How to tie a bowline and other sailing knots
Okay, so your parents did you the disservice of not throwing you into Scouts or Brownies as a child. Now, as a result, you don’t have a clue how to tie knots. Deep breath. There’s still time.
We’ve blogged how to tie some of the most used knots in sailing, and offered some background into this important sailing and boating skill.
Trust us, it’s knot that hard. (Sorry not sorry.)
Types of sailing knots
Before we jump into the specifics of knot tying, lets go over the 3 main kinds of knots.
Okay, the name sounds generic, but ‘knots’ are typically tied on the end of a rope or line. For example, the stopper knot or bowline knot.
These are used to join 2 ropes or lines together. They tend to have the word ‘bend’ within their title. In sailor speak, to ‘bend’ = to join. An example is the sheet bend.
Hitches are used to secure a line to a piling, cleat or stanchion.
Other rope lingo
It’s also useful to know a few other terms associated with knot tying.
- Line – A rope is known as a ‘line’. Each end of a line is referred to as either ‘standing’ or ‘working’.
- Standing – The standing end of a line is secured to something
- Working – The working end of a line hangs freely.
- Bright – A loop within a line is called a ‘bright’.
Types of knots
We’re going to start with 3 of the most important sailing knots. Once you feel confident with them, feel free to move onto others. It’s important to take knot-tying one step at a time.
Eventually, you’ll have a whole repertoire of knots logged in your mind. But for now, start with the most used ones, and then grow your knowledge from there.
Seafarers have used the bowline for 500 years at least. This is because it has many applications, and as you’d expect, is very effective.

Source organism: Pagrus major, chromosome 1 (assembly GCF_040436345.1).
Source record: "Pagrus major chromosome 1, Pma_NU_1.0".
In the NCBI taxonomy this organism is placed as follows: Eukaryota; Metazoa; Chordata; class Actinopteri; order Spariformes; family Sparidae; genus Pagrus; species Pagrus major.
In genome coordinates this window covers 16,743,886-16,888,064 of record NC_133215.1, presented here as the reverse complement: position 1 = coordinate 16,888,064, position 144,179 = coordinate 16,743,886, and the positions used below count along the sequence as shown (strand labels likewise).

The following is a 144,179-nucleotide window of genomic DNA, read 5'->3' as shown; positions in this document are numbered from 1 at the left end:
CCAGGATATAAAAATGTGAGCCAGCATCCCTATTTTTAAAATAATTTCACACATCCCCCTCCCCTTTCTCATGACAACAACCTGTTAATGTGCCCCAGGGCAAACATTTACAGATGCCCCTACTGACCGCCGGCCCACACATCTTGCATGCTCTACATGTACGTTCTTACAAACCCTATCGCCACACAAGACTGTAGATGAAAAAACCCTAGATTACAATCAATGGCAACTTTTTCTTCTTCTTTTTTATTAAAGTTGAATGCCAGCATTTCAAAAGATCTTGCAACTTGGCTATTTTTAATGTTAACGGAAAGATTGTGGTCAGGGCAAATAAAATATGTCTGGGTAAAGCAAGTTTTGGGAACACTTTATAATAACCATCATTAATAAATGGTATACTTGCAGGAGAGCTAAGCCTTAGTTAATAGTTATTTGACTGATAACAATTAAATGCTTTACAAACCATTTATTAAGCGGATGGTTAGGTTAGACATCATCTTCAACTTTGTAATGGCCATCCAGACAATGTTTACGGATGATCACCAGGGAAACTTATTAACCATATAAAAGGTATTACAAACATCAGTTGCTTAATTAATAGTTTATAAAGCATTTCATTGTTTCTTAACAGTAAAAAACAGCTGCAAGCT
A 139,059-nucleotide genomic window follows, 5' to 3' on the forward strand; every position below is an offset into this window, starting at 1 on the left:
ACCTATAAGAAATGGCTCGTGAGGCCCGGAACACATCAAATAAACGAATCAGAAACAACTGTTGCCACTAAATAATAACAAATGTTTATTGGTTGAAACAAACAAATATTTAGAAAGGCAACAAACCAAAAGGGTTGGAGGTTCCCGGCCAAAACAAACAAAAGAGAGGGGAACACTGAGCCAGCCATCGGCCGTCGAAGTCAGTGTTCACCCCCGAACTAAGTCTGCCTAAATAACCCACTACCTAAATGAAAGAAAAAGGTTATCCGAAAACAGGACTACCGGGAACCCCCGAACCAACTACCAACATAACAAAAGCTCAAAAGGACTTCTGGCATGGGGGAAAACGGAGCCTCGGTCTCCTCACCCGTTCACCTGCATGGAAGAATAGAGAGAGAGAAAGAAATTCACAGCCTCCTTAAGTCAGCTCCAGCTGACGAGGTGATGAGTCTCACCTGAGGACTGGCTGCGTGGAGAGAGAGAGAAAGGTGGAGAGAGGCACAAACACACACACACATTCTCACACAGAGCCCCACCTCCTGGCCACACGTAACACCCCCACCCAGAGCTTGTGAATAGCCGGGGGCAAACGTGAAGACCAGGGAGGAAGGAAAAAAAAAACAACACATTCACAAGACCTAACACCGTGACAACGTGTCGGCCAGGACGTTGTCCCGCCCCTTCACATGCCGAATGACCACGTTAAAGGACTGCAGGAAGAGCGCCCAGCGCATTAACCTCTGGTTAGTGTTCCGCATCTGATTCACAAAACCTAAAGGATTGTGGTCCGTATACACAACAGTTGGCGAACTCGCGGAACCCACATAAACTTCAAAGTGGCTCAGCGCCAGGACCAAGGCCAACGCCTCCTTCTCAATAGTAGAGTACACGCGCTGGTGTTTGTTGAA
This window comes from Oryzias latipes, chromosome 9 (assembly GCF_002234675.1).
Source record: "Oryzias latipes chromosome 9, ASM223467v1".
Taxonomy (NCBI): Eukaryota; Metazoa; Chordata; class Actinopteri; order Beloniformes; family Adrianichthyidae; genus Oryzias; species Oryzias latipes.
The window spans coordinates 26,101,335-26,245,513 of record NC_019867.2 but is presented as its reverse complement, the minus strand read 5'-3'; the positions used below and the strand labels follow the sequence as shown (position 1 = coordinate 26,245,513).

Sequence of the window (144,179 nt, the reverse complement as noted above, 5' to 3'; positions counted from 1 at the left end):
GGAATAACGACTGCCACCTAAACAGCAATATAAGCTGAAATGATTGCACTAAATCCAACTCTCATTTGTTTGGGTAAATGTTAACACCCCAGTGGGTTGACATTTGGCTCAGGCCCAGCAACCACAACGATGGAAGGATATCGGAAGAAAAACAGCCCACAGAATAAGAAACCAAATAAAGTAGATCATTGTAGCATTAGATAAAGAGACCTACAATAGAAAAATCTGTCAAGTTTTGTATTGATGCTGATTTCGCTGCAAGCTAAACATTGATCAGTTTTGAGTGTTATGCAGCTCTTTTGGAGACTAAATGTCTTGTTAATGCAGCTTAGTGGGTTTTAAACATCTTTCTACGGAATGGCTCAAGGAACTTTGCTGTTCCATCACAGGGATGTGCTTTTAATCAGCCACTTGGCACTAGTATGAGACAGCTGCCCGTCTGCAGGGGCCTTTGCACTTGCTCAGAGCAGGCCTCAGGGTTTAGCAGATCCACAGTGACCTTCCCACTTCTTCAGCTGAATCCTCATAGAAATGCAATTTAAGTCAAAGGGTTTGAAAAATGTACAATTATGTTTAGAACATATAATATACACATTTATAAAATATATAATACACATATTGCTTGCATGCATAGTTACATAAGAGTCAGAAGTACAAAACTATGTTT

As the name suggests, the bowline is a method of making the end of a line into a loop. It’s useful because you can then tie it around fixed objects, like a post.
You can also use a bowline to fasten the halyard to the sail on small boats. When the bowline knot is put under pressure, it tightens, which means it’s also great for hanging hammocks. (This also means it is really hard to untie when holding a weight.)
How to tie a Bowline:
- Make a loop at the end of the line.
- Bring the end of the line through the loop.
- Take the line around the standing end, then back through the smaller loop.
- Hold the end and pull tight on the knot.
- A large loop should now form.
- Well done, you’ve just made a bowline knot!
If you need a visual cue (which really does help) check out this instructional YouTube video on how to tie a bowline.
- Clove Hitch
The clove hitch slots into the top 3 most useful knots for sailors because it is not only fast to tie and untie, but also holds almost as effectively as the bowline.
It’s most common use on sailboats is hanging fenders over the side of a vessel as it comes into dock. Here how it’s done.
How to tie a clove hitch:
- Wrap the end of your line around the object you want to attach it to (for example, a post).
- Cross it over itself, then wrap the line around the object or post a second time.
- Make sure the final wrap is a little looser than the one before, so you can slip in the end and then pull it tight. This is called ‘locking’ your knot.
- Give the end a couple of tugs to ensure it is secure.
- Congratulations! Your first clove hitch is mastered!
Here’s a YouTube video that shows how to tie a clove hitch, just in case you need to follow visual prompts.
- Cleat Hitch
If you want to really make yourself useful on a boat, get this knot under your belt. As you probably guessed, it is used to ‘make the line fast to a cleat’.
This means the cleat hitch is used when docking, rigging a preventer or even when towing a dinghy. Here’s what you need to now.
How to tie a cleat hitch:
- Wrap the line around the base of your cleat.
- Start the wrap on the farthest edge from where the line starts.
- On the cleat, weave a figure 8.
- If you think the line is going to be under significant pressure, and if the cleat is large enough, repeat the figure 8 two to three times.
- Lock the knot by adding a hitch to your last turn.
- This is done by creating a loop underneath with the tail end of the line, then hooking it around the cleat.
- Pull the end tight.
- Make sure the tail end of the line is opposite to where the line originates.
This YouTube video will help you learn faster!
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